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Marler Blog Providing Commentary on Food Poisoning Outbreaks & Litigation

Are JBS Swift E. coli Recalls Linked to Illnesses in Arizona, California, Colorado, Florida, Illinois, Michigan, Minnesota, Nebraska, Oregon, South Carolina, Tennessee, Utah and Wisconsin? Canada?

Sometime in the early hours of June 28, JBS Swift Beef Company expanded the approximately 40,000 pounds of “assorted beef primals” recalled on June 24 to include another approximately 380,000 pounds of “assorted beef primals" due to E. coli O157:H7 contamination.

So, are the illnesses in Arizona, California, Colorado, Florida, Illinois, Michigan, Minnesota, Nebraska, Oregon, South Carolina, Tennessee, Utah and Wisconsin? More than these eleven? Are these the only States that received product? Where internationally did the meat go (are the three Canadian cases somehow linked)? Which restaurants, grocery stores, schools, hospitals did the product land?

As reported by the FSIS:

Together with traceback information and laboratory data, the recall is being expanded as a result of FSIS’ cooperation with the Centers for Disease Control and Prevention (CDC) in an ongoing investigation into 24 illnesses in multiple states, of which at least 18 appear to be associated.

The beef products were produced on April 21, 2009 and were distributed both nationally and internationally. A list of the products subject to the expanded recall attached – 104 Pages.

Each box bears the establishment number "EST. 969" inside the USDA mark of inspection as well as the identifying package date of "042109" and a time stamp ranging from "0618" to "1130." However, these products were sent to establishments and retail stores nationwide for further processing and will likely not bear the establishment number "EST. 969" on products available for direct consumer purchase. Customers with concerns should contact their point of purchase.

The recalled products include intact cuts of beef, such as primals, sub-primals, or boxed beef typically used for steaks and roasts rather than ground beef. FSIS is aware that some of these products may have been further processed into ground products by other companies. The highest risk products for consumers are raw ground product, trim or other non-intact product made from the products subject to the recall.

  • Tom

    Do you know what stores sold this meat ? Target ?

  • Tom

    What stores are selling this ?

  • John Munsell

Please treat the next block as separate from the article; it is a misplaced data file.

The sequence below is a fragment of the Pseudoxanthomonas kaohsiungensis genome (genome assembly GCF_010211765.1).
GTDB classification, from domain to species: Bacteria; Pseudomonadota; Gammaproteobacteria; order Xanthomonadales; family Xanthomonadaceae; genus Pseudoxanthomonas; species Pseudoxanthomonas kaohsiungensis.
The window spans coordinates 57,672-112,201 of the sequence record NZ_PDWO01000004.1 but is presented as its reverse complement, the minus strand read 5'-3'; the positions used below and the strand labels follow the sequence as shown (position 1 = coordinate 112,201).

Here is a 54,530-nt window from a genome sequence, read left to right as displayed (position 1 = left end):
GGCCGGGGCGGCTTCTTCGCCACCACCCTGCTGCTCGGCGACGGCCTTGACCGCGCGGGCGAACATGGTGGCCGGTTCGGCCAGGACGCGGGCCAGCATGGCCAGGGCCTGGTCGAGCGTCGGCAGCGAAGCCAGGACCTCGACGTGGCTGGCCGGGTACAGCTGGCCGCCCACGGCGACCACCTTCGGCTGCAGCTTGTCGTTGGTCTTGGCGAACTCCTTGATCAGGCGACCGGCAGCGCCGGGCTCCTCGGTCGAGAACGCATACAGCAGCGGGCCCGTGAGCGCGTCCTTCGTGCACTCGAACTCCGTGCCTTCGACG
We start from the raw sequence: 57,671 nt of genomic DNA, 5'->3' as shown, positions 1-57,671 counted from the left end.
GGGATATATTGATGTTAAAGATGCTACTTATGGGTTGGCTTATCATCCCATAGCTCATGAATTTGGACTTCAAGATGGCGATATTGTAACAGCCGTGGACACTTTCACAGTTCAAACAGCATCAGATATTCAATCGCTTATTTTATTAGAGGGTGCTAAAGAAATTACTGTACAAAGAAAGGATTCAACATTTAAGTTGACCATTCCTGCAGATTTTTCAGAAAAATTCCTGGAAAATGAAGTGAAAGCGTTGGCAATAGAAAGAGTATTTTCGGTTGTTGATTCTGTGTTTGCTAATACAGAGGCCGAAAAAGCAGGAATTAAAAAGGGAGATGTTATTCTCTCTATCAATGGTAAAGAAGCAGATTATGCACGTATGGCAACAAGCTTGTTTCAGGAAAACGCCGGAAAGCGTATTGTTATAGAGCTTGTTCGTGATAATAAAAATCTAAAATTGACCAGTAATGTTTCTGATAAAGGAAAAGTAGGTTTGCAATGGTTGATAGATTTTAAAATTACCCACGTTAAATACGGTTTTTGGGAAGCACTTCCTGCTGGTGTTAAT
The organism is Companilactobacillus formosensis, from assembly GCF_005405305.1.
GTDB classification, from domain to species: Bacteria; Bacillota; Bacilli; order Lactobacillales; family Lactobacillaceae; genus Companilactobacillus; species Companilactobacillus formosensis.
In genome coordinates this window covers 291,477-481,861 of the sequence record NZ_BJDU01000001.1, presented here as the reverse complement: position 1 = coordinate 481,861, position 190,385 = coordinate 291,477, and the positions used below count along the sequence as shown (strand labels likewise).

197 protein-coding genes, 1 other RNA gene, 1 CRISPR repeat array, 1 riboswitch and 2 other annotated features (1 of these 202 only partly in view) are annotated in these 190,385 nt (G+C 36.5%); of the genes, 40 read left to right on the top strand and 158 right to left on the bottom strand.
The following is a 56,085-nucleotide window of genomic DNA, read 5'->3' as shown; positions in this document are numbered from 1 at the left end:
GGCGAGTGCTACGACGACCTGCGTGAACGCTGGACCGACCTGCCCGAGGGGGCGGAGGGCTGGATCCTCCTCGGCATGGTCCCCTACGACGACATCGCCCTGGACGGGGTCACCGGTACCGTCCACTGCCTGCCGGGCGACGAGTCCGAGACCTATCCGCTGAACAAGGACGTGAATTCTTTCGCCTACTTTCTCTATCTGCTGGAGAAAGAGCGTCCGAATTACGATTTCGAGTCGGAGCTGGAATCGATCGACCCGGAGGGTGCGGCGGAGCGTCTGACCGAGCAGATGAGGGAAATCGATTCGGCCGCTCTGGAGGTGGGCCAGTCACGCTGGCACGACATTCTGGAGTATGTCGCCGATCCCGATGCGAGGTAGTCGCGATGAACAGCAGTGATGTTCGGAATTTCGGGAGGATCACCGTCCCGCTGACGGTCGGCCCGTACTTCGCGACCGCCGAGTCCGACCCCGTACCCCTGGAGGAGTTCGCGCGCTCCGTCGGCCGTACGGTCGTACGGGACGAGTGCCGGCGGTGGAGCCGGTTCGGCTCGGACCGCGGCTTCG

Yes, it is consumer-worthy to reveal the destination facilities where this contaminated meat was shipped, for consumer right-to-know. It is also important to note that USDA’s official stance is that these destination facilities (restaurants, nursing homes, hospitals, schools, etc) are guilty of inappropriate handling of intact products! USDA states that trim from intact beef products are “HIGH RISK”, and that they shouldn’t be ground up unless additional interventions are first applied to these “High Risk” products to make them safe for consumption. Think about this ugly scenario: slaughter plants devise an absolutely bullet-proof HACCP Plan, which includes all known scientific principles which enable the plants to produce meat which should be consistently safe and wholesome….in theory anyway. Truthfully, the HACCP Plans at the big slaughter establishments are a sight to behold, especially when we observe their highly heralded “Multiple Hurdle Pathogen Intervention System”, installed at a cost of several millions, capable of removing all pathogens……in theory. Armed with such indisputable evidence, USDA assigns inspectors to those plants. These facilities then produce and ship intact products into commerce in boxes proudly bearing the official USDA Mark of Inspection which states “Inspected and Passed”. Oh, and I forgot to tell you……..when customers further process this product and grind the trim, well, um, in spite of the fact that the meat emanated from these ultra-sanitary slaughter facilities, the trim is, well, don’t know how to tell you this, but yeah, I guess it’s best to admit to you that the trim is high risk for E.coli, so don’t grind it unless you irradiate it or treat it with lactic acid to kill the pathogens first! Huh? Now wait a minute! I thought the meat came from slaughter facilities inundated with all the latest scientific gadgets which purportedly prevent the production of pathogen-laden meat? Well, yes, but nevertheless, all trim derived from processing the meat is considered “HIGH RISK” by USDA. If so, why does USDA allow such meat to be shipped into commerce in the first place, and to bear the agency’s official mark of inspection? The official Mark states “USDA Inspected & Passed”. Well, if USDA “PASSES” the product, how can the agency state in the next breath that it is “High Risk”? The logical conclusion is that these deadly pathogens are being INTRODUCED into the meat during the grinding operation, since the meat up till that time bore the official mark of inspection. So, if the agency is truly the consumers’ best friend, USDA should outlaw grinding equipment, and our problems would immediately disappear. Until USDA is forced to sit down in front of Congress and try to justify these obviously faulty policies, bad meat will continued to be produced, consumers will be sickened, some will die, and the quantity of outbreaks and recalls will continue to increase. USDA’s only reply will be “We fully endorse HACCP, because it is science based”. Well, the truth of the matter is that the only connection HACCP has to science is political science. John Munsell